While I was making it, I discovered a flaw in the pattern. Sadly I was on the last row of webbing at the time! I went back and rewrote the pattern, made myself a crazy color coded chart, and even a matching set of rainbow stitch markers to match the chart, and re-crocheted the whole thing. Glad I did though, since it came out so much nicer after I fixed the pattern. Since the yarn came from stash, the only cost was my time in frogging and rewriting the pattern.
Since I was trying to craft from stash as much as possible, I decided to look around and see what I could make with my Silhouette. I found some black and orange card stock, and some silver ribbon with black edging that I knew FiberA would like. I bought the cameo cut files from the Silhouette store, which was the only cost.
After cutting all the bits and pieces, I distressed everything with some Tim Holtz distress ink pads, distress paint pads, and markers, before putting it all together with glue dots. Not bad for a $4 project!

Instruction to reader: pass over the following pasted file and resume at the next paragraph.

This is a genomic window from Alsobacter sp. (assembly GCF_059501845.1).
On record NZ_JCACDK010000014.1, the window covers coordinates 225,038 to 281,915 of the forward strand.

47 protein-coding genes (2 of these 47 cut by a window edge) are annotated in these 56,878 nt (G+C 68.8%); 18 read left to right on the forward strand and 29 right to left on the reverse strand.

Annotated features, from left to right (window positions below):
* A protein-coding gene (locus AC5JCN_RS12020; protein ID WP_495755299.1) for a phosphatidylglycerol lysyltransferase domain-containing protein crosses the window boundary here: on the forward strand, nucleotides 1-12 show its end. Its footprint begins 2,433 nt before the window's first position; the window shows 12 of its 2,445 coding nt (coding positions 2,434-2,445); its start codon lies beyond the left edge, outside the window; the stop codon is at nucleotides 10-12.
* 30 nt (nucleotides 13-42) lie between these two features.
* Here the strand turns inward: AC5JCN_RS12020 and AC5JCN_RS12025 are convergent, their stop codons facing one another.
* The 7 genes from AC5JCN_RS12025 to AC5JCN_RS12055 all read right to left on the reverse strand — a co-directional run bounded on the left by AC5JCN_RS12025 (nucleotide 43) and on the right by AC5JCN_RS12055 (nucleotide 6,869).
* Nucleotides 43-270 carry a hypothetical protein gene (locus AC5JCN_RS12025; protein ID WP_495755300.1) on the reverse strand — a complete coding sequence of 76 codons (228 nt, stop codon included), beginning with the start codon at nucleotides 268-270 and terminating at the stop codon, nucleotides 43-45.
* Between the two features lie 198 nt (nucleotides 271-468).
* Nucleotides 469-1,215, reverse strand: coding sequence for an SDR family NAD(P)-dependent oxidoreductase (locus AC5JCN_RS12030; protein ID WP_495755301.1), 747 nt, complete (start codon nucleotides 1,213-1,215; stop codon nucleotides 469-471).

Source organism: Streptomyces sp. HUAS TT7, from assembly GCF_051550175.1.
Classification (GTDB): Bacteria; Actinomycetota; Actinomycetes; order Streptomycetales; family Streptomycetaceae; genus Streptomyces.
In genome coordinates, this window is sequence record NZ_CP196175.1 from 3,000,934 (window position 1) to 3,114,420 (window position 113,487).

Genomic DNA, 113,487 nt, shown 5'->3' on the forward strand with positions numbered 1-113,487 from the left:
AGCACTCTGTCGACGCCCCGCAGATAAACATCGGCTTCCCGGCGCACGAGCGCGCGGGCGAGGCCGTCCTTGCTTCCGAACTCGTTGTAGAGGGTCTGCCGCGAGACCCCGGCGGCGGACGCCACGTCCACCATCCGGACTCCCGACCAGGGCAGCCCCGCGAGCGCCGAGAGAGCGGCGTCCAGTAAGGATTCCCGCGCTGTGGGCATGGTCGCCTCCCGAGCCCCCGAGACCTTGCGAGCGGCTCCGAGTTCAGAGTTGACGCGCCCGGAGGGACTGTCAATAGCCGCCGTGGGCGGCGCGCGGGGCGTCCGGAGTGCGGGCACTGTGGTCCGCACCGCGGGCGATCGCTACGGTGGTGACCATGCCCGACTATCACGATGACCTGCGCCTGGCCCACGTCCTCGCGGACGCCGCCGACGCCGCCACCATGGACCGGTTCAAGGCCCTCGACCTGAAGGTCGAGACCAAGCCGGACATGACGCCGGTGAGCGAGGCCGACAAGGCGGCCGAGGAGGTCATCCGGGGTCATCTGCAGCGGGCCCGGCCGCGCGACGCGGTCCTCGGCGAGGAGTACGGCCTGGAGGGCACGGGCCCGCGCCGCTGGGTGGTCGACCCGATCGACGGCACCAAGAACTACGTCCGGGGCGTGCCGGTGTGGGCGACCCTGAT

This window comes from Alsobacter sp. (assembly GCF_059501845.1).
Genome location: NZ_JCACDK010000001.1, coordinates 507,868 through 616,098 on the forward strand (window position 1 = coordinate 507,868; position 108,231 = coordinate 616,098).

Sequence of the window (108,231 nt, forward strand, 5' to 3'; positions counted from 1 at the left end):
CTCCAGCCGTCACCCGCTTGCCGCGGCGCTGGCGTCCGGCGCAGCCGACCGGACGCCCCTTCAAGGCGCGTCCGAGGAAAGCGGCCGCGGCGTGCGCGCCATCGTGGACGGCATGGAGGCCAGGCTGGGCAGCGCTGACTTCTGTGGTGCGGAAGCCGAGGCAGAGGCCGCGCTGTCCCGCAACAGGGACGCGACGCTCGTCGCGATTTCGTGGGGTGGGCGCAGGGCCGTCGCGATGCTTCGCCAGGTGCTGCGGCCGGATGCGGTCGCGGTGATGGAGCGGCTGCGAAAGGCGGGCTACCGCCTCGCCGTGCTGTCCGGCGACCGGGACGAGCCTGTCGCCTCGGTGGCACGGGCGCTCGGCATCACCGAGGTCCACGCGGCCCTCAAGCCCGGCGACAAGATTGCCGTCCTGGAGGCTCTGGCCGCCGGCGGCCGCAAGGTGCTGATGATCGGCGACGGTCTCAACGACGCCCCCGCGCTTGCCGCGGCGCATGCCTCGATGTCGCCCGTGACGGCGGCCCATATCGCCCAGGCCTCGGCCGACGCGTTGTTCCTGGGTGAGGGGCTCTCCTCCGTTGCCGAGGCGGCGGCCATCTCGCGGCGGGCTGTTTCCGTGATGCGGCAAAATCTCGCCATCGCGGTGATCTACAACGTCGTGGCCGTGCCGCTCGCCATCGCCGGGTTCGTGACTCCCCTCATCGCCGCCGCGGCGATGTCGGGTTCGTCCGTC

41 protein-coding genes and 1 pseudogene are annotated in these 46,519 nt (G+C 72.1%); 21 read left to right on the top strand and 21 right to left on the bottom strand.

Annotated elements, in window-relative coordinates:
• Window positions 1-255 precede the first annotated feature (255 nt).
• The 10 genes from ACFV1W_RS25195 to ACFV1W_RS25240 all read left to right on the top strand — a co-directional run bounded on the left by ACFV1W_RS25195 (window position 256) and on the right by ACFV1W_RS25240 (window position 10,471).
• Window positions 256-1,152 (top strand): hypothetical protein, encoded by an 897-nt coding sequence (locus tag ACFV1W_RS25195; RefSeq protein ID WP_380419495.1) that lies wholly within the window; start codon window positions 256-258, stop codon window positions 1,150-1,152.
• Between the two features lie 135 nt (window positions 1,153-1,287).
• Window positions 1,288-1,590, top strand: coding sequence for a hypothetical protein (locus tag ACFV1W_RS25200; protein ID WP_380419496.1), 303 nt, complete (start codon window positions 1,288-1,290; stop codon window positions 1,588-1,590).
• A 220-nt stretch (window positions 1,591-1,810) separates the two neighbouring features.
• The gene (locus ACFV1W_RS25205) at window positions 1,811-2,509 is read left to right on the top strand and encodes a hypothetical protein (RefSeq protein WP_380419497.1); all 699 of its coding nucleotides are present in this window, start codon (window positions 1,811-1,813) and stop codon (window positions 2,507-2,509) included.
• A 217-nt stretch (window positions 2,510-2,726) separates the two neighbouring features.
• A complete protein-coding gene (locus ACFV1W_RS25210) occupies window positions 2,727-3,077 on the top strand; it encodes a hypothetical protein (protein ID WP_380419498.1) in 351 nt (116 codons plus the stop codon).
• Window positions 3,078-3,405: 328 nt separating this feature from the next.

My final project for FiberA was a sign I saw a tutorial for on the Silhouette blog, which called for cutting the words out and using the 'dead space' as a stencil instead of using the words themselves. Then using a paint pen to 'scribble' in the letters, and removing the vinyl to leave the scribbles behind. I started off by following the tutorial, but sadly, that just did NOT work. The paint pen bled under the vinyl stencil so much that the words were completely illegible! So I sanded the paint off, and started over. I used the Silhouette for what it was intended, by cutting the words out of silver vinyl, and applying them like normal. But there was a bit of dead space at the top, so I added a scrolly skull to fill it in. I like how it kinda feels like a tombstone with the curved top. The wooden sign came from Michael's, and was priced as $10.99, but I had a 50% off coupon, so it was $5.49, plus $2 for the cut files from Silhouette. That made a grand total of $11.49 for 3 awesome projects.